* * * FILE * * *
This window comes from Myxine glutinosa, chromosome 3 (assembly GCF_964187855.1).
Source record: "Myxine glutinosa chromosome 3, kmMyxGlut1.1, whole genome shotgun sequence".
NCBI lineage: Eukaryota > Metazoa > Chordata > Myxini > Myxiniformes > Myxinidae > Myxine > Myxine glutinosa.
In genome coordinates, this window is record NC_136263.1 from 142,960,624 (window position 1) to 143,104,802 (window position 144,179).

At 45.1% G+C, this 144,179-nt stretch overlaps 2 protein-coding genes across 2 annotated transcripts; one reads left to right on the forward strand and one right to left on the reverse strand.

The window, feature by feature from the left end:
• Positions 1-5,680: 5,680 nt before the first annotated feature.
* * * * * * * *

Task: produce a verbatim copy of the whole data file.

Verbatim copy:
This window comes from Myxine glutinosa, chromosome 3 (assembly GCF_964187855.1).
Source record: "Myxine glutinosa chromosome 3, kmMyxGlut1.1, whole genome shotgun sequence".
NCBI lineage: Eukaryota > Metazoa > Chordata > Myxini > Myxiniformes > Myxinidae > Myxine > Myxine glutinosa.
In genome coordinates, this window is record NC_136263.1 from 142,960,624 (window position 1) to 143,104,802 (window position 144,179).

At 45.1% G+C, this 144,179-nt stretch overlaps 2 protein-coding genes across 2 annotated transcripts; one reads left to right on the forward strand and one right to left on the reverse strand.

The window, feature by feature from the left end:
• Positions 1-5,680: 5,680 nt before the first annotated feature.